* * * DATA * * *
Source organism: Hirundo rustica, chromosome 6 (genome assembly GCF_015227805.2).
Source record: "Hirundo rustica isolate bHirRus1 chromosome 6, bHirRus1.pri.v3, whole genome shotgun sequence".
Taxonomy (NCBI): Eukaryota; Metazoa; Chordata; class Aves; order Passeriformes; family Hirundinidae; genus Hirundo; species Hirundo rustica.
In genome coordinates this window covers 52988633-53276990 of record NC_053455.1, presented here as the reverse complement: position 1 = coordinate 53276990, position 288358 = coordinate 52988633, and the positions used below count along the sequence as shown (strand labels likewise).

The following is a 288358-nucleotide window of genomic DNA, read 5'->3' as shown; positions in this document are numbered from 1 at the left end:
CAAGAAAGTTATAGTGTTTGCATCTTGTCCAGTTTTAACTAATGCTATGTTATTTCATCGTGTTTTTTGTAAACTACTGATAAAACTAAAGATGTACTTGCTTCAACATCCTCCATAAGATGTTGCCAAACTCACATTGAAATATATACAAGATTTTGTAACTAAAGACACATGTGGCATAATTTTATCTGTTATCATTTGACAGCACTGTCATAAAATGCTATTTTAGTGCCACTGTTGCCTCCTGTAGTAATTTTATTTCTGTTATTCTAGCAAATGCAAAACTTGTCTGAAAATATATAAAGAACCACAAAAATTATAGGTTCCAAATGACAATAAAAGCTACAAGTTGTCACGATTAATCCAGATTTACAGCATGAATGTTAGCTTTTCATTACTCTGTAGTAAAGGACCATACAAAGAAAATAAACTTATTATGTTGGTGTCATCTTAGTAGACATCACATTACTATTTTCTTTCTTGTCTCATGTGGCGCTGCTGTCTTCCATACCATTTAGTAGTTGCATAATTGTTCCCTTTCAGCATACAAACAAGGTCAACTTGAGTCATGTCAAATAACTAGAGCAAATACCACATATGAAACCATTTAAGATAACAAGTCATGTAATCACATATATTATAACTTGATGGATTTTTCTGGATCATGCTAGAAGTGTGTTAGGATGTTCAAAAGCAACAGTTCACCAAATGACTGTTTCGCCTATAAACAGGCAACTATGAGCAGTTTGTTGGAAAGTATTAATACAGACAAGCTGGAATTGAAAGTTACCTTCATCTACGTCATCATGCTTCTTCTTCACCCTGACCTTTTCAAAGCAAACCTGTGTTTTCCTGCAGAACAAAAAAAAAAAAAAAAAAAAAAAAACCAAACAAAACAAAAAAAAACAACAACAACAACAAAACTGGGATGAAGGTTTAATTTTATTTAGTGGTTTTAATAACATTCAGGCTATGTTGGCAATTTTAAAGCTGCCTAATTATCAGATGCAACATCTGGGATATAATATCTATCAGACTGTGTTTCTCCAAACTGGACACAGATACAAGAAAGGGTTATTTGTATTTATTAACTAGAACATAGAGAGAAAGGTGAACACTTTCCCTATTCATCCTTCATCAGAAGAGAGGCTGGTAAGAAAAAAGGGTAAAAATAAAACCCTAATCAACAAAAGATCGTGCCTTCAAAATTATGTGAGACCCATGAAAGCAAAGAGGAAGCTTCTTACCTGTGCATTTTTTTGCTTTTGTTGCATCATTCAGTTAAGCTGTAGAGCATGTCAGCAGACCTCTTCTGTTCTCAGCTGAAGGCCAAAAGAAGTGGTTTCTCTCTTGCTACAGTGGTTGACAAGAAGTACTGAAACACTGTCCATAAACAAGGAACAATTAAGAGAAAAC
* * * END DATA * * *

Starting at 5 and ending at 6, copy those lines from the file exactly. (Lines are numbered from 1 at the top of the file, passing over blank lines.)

The following is a 288358-nucleotide window of genomic DNA, read 5'->3' as shown; positions in this document are numbered from 1 at the left end:
CAAGAAAGTTATAGTGTTTGCATCTTGTCCAGTTTTAACTAATGCTATGTTATTTCATCGTGTTTTTTGTAAACTACTGATAAAACTAAAGATGTACTTGCTTCAACATCCTCCATAAGATGTTGCCAAACTCACATTGAAATATATACAAGATTTTGTAACTAAAGACACATGTGGCATAATTTTATCTGTTATCATTTGACAGCACTGTCATAAAATGCTATTTTAGTGCCACTGTTGCCTCCTGTAGTAATTTTATTTCTGTTATTCTAGCAAATGCAAAACTTGTCTGAAAATATATAAAGAACCACAAAAATTATAGGTTCCAAATGACAATAAAAGCTACAAGTTGTCACGATTAATCCAGATTTACAGCATGAATGTTAGCTTTTCATTACTCTGTAGTAAAGGACCATACAAAGAAAATAAACTTATTATGTTGGTGTCATCTTAGTAGACATCACATTACTATTTTCTTTCTTGTCTCATGTGGCGCTGCTGTCTTCCATACCATTTAGTAGTTGCATAATTGTTCCCTTTCAGCATACAAACAAGGTCAACTTGAGTCATGTCAAATAACTAGAGCAAATACCACATATGAAACCATTTAAGATAACAAGTCATGTAATCACATATATTATAACTTGATGGATTTTTCTGGATCATGCTAGAAGTGTGTTAGGATGTTCAAAAGCAACAGTTCACCAAATGACTGTTTCGCCTATAAACAGGCAACTATGAGCAGTTTGTTGGAAAGTATTAATACAGACAAGCTGGAATTGAAAGTTACCTTCATCTACGTCATCATGCTTCTTCTTCACCCTGACCTTTTCAAAGCAAACCTGTGTTTTCCTGCAGAACAAAAAAAAAAAAAAAAAAAAAAAAACCAAACAAAACAAAAAAAAACAACAACAACAACAAAACTGGGATGAAGGTTTAATTTTATTTAGTGGTTTTAATAACATTCAGGCTATGTTGGCAATTTTAAAGCTGCCTAATTATCAGATGCAACATCTGGGATATAATATCTATCAGACTGTGTTTCTCCAAACTGGACACAGATACAAGAAAGGGTTATTTGTATTTATTAACTAGAACATAGAGAGAAAGGTGAACACTTTCCCTATTCATCCTTCATCAGAAGAGAGGCTGGTAAGAAAAAAGGGTAAAAATAAAACCCTAATCAACAAAAGATCGTGCCTTCAAAATTATGTGAGACCCATGAAAGCAAAGAGGAAGCTTCTTACCTGTGCATTTTTTTGCTTTTGTTGCATCATTCAGTTAAGCTGTAGAGCATGTCAGCAGACCTCTTCTGTTCTCAGCTGAAGGCCAAAAGAAGTGGTTTCTCTCTTGCTACAGTGGTTGACAAGAAGTACTGAAACACTGTCCATAAACAAGGAACAATTAAGAGAAAAC